Mysterious mascots

A look into the men in blue morphsuits at every varsity home game

The blue men wave the GE flag after a Blazer touchdown. The Blue Men have been the high school’s unofficial mascots for several years.

Jaqui Carey

The blue men wave the GE flag after a Blazer touchdown. The Blue Men have been the high school’s unofficial mascots for several years.

Charles Clark, Staff Writer

If you have ever been to a varsity football game, you have seen a few constants. The band taking the field to play the pre-game show, the energetic student section and three men in morphsuits riding a wagon across the field as the football team comes out to the tune of the Fight Song.
Although you see them at every home game, little is known about the mascots in the morphsuits or as they call himself, the Blue Crew.
One member of the crew, who revealed themselves at the Senior Night game, is senior Joe Corbin.
The group is very secretive, the only way to become one of the Blue Crew is to be selected by one of the current members.
“It is something where you’re chosen. You get the choice of whether you want to do it or not, but as a senior you have to choose the next generation of people,” Corbin said.
The criteria for a member requires a specific set of skills that consist of being able to keep the secret and being able to pump up the crowd at every home game without any breaks during the game.
“They have to be able to keep their mouths shut, they can’t vocalize anything to a bunch of people unless they absolutely have to, and they have to be able to pull the wagon out,” Corbin said.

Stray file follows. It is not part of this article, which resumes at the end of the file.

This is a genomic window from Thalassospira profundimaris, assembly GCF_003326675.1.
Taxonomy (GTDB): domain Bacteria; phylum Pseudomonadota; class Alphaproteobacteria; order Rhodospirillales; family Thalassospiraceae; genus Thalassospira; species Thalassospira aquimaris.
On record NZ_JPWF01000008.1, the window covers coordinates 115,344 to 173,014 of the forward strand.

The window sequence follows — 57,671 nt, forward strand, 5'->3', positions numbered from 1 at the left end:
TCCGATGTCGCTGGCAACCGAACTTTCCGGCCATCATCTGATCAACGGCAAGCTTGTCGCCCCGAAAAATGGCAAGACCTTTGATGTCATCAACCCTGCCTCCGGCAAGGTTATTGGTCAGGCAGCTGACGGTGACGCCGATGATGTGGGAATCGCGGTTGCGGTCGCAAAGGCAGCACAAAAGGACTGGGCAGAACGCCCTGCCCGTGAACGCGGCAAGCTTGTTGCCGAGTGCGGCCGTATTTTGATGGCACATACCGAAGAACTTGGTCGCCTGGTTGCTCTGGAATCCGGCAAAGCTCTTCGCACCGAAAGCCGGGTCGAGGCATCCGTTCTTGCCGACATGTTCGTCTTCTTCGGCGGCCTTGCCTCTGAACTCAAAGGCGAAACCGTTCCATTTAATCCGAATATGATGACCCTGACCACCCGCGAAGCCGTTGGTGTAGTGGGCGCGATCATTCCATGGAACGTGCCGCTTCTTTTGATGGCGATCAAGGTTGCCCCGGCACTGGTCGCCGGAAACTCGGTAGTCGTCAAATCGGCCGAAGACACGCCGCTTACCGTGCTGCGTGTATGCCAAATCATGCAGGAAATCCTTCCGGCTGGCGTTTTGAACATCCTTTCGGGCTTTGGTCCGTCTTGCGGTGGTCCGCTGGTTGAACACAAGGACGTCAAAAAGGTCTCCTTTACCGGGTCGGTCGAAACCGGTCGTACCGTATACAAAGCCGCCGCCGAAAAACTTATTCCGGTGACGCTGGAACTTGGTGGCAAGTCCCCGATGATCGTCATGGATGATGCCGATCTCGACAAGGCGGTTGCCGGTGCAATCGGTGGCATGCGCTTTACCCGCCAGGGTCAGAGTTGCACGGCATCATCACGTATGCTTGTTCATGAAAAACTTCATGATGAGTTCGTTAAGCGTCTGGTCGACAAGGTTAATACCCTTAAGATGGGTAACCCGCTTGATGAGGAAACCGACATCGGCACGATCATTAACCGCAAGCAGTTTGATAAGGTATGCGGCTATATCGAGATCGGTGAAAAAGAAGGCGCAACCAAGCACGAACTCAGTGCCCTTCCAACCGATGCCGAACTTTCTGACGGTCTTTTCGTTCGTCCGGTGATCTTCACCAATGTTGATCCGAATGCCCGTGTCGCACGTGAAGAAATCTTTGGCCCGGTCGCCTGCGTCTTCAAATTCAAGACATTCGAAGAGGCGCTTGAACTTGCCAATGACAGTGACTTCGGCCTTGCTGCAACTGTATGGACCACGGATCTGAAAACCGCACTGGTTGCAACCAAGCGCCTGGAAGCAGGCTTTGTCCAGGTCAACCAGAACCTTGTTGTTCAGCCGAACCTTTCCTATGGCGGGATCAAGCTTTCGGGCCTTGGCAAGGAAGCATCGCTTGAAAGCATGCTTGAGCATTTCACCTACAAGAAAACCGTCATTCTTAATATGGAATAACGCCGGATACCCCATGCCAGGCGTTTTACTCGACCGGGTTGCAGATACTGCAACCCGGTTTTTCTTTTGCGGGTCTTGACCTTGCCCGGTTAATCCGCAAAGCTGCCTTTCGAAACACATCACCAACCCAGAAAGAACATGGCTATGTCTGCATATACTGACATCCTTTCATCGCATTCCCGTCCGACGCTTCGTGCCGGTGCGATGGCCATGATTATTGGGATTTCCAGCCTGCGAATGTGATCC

All of these rules for secrecy surround the group, and some may wonder why they have these rules. However, the secrecy of the Blue Crew is part of the fun.
“It’s no fun when people know it’s you,” Corbin said.
Even though there are rules about secrecy and part of the fun is being anonymous, Corbin still chose to take off the mask at the Senior Night game.
“It’s kind of tradition to reveal at the last home game as a senior,” Corbin said. “I figured, ‘I’m a senior, last home game, might as well’.”
Although it may seem like a completely student run club, according to Corbin there is an anonymous teacher sponsor. There is also no set number of members in the crew.
“It varies, there can be three or there can be four or there can be five. It depends on the year and the situation,” Corbin said.
While the Blazers have always had mascots at the home games, the tradition of having the anonymous mascots was started fairly recently.
“It’s been a while, it’s been at least four or six years. I’d say probably more than that, but it started out as guys who would dress up without the mask and then eventually it got more into the morphsuit situation where it was more anonymous,” Corbin said.
Through all the secrecy, the one goal of the Blue Crew is to excite the crowd .
“The thing that most stands out is the student section. They’re crazy, they’re awesome, I think they have the most fun with it. We are hyped by them and we hope that it is reciprocated,” Corbin said.